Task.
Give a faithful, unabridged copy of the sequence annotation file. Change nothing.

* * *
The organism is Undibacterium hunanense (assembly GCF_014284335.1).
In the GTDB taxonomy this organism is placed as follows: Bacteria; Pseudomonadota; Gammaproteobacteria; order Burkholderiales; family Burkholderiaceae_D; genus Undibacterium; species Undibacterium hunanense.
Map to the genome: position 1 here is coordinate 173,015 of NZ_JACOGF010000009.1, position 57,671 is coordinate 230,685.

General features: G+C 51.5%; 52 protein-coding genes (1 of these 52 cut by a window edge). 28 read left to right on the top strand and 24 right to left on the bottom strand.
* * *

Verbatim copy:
The organism is Undibacterium hunanense (assembly GCF_014284335.1).
In the GTDB taxonomy this organism is placed as follows: Bacteria; Pseudomonadota; Gammaproteobacteria; order Burkholderiales; family Burkholderiaceae_D; genus Undibacterium; species Undibacterium hunanense.
Map to the genome: position 1 here is coordinate 173,015 of NZ_JACOGF010000009.1, position 57,671 is coordinate 230,685.

General features: G+C 51.5%; 52 protein-coding genes (1 of these 52 cut by a window edge). 28 read left to right on the top strand and 24 right to left on the bottom strand.